Arianna Manzini

Arianna is a Wellcome Trust-funded DPhil student at Oxford, supervised by Prof. Ilina Singh (Department of Psychiatry) and Dr Nina Hallowell (Ethox Centre). Within the BeGOOD team, her research is an empirical bioethics study situated at the intersection between the ethics of neuropsychiatric genomics, the scholarship on biological citizenship, and the literature on childhood participation. Her thesis uses autism genomics as a case study to investigate the moral attitudes that young people, i.e. ‘developing’ genomic citizens, hold in the context of the application of genomic science to psychiatric conditions. Arianna developed the methodological design of her research in consultation with the NeurOx Young People’s Advisory Group, which she has contributed to set up as part of Citizens: EIE, and she conducted focus groups with young people between 13-18 years old, recruited from schools and youth groups in the UK

Arianna holds an undergraduate degree in Philosophy from Università Vita-Salute San Raffaele, Milan (2014); an MA in Philosophy, Politics, and Economics of Health from University College London (2015); and an Erasmus Mundus MSc in Bioethics from KU Leuven (2016).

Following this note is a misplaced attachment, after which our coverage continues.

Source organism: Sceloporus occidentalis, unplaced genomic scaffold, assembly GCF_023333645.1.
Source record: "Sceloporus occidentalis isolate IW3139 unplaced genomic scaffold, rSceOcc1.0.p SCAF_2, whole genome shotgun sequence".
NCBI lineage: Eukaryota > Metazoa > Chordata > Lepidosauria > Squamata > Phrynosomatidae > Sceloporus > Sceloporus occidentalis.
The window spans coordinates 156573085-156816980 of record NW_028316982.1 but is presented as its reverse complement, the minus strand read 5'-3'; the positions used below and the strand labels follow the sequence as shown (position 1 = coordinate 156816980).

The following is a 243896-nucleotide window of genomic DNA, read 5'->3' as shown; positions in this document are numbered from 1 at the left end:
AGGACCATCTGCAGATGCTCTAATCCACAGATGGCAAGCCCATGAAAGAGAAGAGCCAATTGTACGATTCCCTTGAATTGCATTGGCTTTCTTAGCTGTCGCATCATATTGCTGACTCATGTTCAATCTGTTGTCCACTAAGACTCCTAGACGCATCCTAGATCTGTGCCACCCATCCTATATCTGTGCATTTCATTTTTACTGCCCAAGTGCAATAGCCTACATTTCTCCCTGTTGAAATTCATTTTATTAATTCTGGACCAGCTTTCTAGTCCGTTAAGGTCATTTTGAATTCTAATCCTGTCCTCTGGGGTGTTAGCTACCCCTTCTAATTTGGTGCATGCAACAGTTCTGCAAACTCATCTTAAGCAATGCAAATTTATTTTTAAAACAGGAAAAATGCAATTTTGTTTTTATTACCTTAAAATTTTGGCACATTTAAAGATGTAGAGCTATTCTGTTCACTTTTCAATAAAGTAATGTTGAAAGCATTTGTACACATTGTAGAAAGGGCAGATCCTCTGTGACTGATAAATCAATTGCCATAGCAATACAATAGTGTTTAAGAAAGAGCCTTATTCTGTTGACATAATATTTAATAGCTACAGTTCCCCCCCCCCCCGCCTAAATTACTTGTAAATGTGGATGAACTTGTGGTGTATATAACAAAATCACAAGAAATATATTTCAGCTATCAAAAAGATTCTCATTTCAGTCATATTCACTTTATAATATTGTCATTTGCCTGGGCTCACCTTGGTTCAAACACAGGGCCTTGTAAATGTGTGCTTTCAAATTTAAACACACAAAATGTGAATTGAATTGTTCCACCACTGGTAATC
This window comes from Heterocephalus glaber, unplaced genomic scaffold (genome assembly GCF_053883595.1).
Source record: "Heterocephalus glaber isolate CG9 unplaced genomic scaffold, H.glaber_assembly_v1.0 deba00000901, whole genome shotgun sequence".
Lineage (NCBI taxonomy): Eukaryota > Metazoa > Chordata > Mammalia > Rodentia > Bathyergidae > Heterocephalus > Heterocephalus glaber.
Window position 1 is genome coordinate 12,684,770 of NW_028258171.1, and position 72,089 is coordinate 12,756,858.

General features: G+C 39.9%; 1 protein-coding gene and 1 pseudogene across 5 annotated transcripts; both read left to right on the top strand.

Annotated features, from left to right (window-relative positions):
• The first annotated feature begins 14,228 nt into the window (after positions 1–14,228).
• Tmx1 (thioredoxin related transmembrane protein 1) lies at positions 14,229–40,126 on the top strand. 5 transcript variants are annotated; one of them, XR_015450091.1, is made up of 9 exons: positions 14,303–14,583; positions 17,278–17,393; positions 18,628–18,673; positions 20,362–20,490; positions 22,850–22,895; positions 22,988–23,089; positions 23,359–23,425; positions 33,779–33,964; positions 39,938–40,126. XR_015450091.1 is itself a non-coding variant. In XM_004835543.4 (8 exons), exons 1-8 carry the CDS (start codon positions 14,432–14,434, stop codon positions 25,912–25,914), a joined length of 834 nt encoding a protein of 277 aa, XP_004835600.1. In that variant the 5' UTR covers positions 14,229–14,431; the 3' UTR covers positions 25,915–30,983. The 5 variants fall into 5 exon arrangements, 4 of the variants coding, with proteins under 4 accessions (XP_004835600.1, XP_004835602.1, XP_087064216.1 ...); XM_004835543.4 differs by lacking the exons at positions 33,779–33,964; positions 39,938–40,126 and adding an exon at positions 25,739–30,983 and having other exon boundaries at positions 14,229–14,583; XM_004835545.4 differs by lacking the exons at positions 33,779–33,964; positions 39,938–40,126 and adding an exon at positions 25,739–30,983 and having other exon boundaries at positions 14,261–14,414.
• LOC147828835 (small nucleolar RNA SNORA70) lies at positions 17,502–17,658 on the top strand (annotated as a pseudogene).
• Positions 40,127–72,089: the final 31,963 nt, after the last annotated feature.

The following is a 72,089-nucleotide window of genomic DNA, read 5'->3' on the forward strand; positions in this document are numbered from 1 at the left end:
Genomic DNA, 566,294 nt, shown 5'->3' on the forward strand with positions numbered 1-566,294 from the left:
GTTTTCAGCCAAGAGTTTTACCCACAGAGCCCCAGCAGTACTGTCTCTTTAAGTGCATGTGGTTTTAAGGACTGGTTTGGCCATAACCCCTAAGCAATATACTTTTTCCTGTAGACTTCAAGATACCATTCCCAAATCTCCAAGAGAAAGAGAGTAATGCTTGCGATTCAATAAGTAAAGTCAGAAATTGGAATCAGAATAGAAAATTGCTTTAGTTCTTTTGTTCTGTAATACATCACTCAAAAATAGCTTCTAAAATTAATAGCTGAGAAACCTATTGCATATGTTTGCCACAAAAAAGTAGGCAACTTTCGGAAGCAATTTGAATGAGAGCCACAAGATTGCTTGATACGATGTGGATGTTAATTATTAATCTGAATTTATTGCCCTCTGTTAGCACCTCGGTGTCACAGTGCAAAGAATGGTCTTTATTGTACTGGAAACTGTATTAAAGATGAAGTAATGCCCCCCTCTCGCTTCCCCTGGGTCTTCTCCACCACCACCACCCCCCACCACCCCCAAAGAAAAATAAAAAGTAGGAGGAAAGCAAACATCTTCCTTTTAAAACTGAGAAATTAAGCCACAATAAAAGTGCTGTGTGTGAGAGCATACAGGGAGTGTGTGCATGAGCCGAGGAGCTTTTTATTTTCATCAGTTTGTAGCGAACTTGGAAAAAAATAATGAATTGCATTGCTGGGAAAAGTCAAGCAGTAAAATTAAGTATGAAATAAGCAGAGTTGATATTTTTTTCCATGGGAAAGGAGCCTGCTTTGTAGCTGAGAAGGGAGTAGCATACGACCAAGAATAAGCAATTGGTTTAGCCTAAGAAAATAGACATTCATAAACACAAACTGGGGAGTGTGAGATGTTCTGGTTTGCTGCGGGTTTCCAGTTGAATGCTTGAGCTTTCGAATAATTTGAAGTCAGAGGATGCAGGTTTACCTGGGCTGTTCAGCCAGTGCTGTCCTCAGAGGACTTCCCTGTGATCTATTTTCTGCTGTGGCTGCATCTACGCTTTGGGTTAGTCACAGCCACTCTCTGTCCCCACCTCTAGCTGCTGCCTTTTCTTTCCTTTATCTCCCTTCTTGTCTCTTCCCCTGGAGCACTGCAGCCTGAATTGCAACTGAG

• Parental Responsibility in the Context of Neuroscience and Genetics, by Kristien Hens, Daniela Cutas, and Dorothee Horstkötter. Cham, Switzerland: Springer International Publishing; 2017. 246 pp.

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  • Can Your Phone Be Your Therapist? Young People’s Ethical Perspectives on the Use of Fully Automated Conversational Agents (Chatbots) in Mental Health Support.

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    Over the last decade, there has been an explosion of digital interventions that aim to either supplement or replace face-to-face mental health services. More recently, a number of automated conversational agents have also been made available, which respond to users in ways that mirror a real-life interaction. What are the social and ethical concerns that arise from these advances? In this article, we discuss, from a young person's perspective, the strengths and limitations of using chatbots in mental health support. We also outline what we consider to be minimum ethical standards for these platforms, including issues surrounding privacy and confidentiality, efficacy, and safety, and review three existing platforms (Woebot, Joy, and Wysa) according to our proposed framework. It is our hope that this article will stimulate ethical debate among app developers, practitioners, young people, and other stakeholders, and inspire ethically responsible practice in digital mental health.

  • Co-producing research with youth: The NeurOx young people’s advisory group model.

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    In this paper, we provide a step-by-step model, grounded in our own experience of setting up and coordinating the Oxford Neuroscience, Ethics and Society Young People's Advisory Group (NeurOx YPAG). This group supports studies at the intersection of ethics, mental health and novel technologies. Our model covers the following stages: deciding on the fit for co-production, recruiting participants, developing collective principles of work, running a meeting and evaluating impact.